Thatched shed for cows

Nice clear water from the well. Many people get angry when they see this waste of water. When we could use the latest technology and supply water just to the roots of cultivated plants. Precision agriculture in all its glory. This modern hysteria about waste has reached a new phase in developing countries. We want cold storage, so that we can store our vegetables indefinitely, and provide them, when there is market demand.


Irrigation Channel

See all the plastic trash everywhere. Chennai stinks, even 50 kms away from the heart of the city. It all has the same source – hysteria about waste. We got the various ways to treat food – drying, pasteurizing, cooking, etc. And then we pack in plastic. All the plastic trash, can be traced to this great desire to avoid “waste”. Generate long lasting waste to avoid waste. Now in many cases, unless food in packed in plastic, with a label, license number, and packing date, it cannot be sold. Swachh Bharat is a recent evolution, that ignores nauseating nastiness in cities from trash,ditches and sewage, and goes after ordinary folks who pee on bare earth, or spit. These things, spit and urine, get processed by micro-organisms leaving no odor, no pathogenic germs. Spittoons for spitting? Pathological idiocy!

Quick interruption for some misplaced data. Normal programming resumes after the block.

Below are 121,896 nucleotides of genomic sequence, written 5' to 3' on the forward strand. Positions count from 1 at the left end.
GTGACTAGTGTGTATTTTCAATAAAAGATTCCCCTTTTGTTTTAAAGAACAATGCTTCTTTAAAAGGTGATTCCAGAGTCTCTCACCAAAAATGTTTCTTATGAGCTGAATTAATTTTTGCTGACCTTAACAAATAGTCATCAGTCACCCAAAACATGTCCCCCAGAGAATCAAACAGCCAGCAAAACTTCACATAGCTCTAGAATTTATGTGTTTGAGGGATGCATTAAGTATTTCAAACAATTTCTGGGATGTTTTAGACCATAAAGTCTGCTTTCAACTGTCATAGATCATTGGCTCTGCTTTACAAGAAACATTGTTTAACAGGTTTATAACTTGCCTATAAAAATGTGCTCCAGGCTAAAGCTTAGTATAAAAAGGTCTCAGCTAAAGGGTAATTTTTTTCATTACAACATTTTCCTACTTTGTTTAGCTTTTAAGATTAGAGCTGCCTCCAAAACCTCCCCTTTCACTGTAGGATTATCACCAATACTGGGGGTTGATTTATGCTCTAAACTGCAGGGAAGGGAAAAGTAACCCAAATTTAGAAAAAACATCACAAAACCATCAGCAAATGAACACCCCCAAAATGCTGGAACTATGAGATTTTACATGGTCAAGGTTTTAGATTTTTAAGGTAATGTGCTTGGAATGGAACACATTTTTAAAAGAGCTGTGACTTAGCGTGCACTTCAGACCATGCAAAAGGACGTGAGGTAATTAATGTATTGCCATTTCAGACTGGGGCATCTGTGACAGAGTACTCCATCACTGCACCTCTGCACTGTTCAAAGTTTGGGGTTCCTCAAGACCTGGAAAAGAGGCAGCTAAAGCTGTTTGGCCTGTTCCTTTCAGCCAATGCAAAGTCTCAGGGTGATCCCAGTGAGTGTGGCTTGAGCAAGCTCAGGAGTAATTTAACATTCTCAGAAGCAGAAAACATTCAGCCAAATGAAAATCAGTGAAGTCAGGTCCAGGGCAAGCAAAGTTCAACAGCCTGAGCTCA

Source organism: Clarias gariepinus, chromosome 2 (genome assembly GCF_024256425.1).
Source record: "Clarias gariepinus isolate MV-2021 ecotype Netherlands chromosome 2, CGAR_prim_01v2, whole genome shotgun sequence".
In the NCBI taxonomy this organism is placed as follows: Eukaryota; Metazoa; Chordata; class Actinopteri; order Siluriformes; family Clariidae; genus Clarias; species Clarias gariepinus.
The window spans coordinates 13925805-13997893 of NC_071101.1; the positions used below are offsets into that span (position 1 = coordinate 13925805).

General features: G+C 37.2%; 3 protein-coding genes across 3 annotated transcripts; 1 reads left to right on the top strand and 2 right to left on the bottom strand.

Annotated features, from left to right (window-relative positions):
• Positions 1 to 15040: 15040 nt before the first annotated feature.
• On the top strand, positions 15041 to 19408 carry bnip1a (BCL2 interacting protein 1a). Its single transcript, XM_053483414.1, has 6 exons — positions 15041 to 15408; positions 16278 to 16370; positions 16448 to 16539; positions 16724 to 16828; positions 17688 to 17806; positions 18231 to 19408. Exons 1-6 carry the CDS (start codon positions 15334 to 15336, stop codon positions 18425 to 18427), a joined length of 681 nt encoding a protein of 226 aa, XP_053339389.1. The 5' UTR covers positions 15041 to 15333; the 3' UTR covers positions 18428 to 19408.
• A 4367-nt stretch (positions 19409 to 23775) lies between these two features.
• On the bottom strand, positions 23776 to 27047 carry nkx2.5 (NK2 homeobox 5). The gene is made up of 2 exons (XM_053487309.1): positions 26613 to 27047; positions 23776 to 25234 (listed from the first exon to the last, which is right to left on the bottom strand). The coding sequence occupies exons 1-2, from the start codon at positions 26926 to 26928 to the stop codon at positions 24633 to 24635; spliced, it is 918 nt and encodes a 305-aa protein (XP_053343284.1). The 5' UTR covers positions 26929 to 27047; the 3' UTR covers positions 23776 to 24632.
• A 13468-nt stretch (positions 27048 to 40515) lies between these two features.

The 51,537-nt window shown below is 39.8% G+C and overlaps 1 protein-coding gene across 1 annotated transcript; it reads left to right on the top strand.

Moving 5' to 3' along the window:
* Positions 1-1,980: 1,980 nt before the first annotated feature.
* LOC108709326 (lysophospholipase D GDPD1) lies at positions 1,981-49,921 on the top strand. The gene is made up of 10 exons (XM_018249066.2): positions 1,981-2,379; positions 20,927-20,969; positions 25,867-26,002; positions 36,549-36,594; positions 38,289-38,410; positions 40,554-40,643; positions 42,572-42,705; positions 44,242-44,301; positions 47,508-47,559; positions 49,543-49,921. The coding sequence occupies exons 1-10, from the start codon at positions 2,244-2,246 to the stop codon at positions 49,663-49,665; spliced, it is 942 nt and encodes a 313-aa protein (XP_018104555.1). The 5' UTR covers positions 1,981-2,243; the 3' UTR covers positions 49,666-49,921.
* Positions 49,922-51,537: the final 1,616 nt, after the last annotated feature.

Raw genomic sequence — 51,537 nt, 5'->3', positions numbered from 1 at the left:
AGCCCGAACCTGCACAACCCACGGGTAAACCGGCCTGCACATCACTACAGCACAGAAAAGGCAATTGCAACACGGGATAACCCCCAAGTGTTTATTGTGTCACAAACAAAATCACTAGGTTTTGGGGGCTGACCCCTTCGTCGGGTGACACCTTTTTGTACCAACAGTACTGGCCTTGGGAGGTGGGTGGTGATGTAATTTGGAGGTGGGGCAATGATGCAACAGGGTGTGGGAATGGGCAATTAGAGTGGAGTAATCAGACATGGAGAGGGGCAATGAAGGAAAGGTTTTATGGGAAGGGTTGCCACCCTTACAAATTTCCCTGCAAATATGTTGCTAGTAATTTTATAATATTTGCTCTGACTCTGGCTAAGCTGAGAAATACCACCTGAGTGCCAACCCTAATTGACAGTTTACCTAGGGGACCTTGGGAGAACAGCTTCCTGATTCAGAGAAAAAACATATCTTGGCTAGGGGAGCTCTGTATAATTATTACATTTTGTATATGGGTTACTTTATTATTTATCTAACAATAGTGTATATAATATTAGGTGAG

Pesticides and herbicides were another way of “avoiding” waste. That has laid waste huge tracts of land, and created health issues for people.

I was sitting under a tree. Coffee was being made in an open stone stove. Which attracted the babblers. Fire! Primitive man was supposed to have feared fire, and worshipped fire as a god.That is what science says. Rig Veda starts with

अग्निमीळे पुरोहितं यज्ञस्य देवं रत्वीजम |
होतारं रत्नधातमम ||
अग्निः पूर्वेभिर्र्षिभिरीड्यो नूतनैरुत |
स देवानेह वक्षति ||
अग्निना रयिमश्नवत पोषमेव दिवे-दिवे |
यशसं वीरवत्तमम ||

“I worship the Sacred Fire (Agni) that is chief priest, the deity of the sacrifice, who works according to the seasons, the invoker, best to grant the treasure.
The Sacred Fire honored by the ancient sages is invoked again by the new. For us he manifests all the Gods.
To you, oh Fire, day by day, by dawn and by dusk we come bearing our offering of surrender, the king of the sacred rite, the guardian of truth, flourishing in his own nature.”